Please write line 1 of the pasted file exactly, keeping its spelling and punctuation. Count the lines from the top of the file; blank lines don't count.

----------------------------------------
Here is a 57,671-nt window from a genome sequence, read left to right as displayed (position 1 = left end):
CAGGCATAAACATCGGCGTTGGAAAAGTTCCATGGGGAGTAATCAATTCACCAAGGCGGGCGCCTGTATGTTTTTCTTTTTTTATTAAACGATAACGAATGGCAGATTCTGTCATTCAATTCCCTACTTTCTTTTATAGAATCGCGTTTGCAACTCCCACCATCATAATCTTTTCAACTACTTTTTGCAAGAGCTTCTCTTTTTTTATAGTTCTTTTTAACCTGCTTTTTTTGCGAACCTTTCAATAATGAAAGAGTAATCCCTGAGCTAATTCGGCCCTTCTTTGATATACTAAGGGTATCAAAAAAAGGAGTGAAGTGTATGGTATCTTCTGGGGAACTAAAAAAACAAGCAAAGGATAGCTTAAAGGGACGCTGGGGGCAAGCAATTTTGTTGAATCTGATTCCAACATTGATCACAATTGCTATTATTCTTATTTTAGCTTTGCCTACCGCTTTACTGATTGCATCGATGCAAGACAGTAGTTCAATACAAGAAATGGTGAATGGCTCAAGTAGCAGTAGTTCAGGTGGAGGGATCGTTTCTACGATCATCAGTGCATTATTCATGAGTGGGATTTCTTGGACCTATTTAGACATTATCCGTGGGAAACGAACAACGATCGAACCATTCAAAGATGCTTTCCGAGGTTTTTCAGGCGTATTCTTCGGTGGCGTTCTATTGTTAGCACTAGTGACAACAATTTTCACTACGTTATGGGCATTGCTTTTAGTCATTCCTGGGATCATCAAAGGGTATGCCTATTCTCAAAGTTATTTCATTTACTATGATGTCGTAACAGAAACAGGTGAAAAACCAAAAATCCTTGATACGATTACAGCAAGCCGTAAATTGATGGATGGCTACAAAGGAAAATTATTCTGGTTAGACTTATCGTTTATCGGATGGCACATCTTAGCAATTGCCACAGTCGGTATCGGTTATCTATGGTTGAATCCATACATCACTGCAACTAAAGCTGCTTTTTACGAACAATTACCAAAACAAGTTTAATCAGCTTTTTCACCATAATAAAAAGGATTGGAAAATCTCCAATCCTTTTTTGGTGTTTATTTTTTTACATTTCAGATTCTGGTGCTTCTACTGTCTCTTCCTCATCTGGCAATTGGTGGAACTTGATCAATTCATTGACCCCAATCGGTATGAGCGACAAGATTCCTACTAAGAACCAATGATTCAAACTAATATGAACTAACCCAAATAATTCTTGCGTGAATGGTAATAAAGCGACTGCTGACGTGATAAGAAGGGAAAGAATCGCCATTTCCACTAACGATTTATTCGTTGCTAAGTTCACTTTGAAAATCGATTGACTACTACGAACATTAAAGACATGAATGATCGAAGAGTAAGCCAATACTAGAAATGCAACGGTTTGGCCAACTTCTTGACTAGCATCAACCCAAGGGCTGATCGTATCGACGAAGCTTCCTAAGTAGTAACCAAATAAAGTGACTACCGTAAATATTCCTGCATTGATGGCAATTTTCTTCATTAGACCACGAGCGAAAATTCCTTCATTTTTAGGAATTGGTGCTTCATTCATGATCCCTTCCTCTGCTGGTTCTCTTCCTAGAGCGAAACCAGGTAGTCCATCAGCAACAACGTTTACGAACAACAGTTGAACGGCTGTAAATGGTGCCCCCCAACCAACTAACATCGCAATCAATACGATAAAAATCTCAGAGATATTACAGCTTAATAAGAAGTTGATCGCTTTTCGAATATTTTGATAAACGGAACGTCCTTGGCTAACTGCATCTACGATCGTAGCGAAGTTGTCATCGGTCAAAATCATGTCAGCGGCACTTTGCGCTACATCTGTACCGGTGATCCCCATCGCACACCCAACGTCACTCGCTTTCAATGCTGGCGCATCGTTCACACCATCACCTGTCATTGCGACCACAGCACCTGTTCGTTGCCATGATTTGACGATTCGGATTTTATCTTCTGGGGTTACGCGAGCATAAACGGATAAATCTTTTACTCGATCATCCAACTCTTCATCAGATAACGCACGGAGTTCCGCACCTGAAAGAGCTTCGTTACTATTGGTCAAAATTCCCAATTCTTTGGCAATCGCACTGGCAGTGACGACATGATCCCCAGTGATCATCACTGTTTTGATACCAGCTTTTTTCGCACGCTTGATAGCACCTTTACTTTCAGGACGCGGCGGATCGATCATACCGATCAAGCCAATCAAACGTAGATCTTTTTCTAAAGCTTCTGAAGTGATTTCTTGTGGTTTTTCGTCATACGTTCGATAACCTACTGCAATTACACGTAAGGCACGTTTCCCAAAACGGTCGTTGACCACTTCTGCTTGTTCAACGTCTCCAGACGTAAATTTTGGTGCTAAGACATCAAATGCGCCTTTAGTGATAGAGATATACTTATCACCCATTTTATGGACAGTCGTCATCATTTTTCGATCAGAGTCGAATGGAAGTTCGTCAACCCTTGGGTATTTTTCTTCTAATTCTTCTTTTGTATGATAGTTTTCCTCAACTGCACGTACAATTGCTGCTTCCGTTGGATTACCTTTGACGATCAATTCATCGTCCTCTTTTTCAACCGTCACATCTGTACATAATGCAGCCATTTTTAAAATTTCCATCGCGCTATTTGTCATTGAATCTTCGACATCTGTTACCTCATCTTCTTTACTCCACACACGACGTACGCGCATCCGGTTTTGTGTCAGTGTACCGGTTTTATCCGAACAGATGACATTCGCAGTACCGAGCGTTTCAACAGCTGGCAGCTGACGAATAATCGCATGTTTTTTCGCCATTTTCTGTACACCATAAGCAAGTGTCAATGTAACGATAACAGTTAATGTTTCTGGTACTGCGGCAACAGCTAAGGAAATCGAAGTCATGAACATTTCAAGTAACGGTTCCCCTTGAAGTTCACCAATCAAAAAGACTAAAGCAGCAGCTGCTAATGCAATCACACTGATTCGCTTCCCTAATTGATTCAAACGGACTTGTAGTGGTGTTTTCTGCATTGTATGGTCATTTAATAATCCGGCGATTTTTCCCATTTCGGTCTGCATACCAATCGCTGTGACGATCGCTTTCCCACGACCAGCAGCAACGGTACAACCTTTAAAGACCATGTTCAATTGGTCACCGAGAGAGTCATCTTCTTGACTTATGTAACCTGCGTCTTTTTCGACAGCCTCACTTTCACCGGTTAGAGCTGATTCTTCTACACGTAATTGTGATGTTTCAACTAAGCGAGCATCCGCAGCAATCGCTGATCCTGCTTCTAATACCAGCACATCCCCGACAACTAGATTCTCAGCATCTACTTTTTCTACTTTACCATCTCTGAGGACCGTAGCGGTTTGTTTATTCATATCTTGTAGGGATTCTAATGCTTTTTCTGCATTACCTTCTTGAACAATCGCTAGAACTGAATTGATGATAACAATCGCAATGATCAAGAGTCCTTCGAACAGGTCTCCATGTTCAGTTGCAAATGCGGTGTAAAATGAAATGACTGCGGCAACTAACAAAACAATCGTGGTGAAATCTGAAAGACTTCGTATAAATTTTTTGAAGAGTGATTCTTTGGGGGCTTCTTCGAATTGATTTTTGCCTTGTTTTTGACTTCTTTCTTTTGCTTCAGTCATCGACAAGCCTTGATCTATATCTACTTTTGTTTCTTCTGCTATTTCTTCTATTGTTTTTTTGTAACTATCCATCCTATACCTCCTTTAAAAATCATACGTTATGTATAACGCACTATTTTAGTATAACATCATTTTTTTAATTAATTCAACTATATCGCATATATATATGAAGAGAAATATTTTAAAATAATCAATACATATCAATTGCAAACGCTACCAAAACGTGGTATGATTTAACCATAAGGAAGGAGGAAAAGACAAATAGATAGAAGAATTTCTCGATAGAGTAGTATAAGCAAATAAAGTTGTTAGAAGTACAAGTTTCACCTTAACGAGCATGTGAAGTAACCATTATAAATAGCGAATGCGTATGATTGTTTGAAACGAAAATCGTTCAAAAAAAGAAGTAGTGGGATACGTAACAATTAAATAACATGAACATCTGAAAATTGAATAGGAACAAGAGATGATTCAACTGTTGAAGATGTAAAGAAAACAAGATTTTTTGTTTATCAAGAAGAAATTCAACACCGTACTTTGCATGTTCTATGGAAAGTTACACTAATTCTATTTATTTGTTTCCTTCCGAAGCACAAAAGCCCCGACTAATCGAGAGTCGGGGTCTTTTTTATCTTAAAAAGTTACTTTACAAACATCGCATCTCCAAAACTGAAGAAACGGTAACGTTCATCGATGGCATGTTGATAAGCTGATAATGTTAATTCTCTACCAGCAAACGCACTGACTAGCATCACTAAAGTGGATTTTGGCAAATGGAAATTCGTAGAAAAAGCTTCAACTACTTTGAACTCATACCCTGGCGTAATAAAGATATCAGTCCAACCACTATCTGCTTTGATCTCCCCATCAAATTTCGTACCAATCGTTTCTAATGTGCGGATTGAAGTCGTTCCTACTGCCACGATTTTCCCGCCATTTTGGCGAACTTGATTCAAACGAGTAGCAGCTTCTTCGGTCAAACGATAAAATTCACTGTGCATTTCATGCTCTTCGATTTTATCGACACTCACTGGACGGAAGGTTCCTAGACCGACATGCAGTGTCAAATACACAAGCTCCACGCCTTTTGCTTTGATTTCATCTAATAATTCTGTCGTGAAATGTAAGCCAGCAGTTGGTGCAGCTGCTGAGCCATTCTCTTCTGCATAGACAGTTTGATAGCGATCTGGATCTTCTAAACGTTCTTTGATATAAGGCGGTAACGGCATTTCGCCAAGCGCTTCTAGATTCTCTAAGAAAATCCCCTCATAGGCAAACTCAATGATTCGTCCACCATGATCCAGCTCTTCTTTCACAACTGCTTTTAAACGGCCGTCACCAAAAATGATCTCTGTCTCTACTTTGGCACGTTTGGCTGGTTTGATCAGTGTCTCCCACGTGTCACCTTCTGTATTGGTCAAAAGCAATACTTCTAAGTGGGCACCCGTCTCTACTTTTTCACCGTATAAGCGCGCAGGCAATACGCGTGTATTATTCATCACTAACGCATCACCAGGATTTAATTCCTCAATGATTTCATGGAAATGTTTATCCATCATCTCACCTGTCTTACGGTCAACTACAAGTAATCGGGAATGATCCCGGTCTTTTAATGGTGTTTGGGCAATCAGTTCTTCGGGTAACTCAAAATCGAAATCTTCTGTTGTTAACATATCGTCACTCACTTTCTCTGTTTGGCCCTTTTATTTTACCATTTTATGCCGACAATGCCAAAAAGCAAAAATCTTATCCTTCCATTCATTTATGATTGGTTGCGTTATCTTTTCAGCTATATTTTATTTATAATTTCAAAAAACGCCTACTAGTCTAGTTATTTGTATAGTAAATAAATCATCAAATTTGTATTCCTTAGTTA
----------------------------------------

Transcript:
Here is a 57,671-nt window from a genome sequence, read left to right as displayed (position 1 = left end):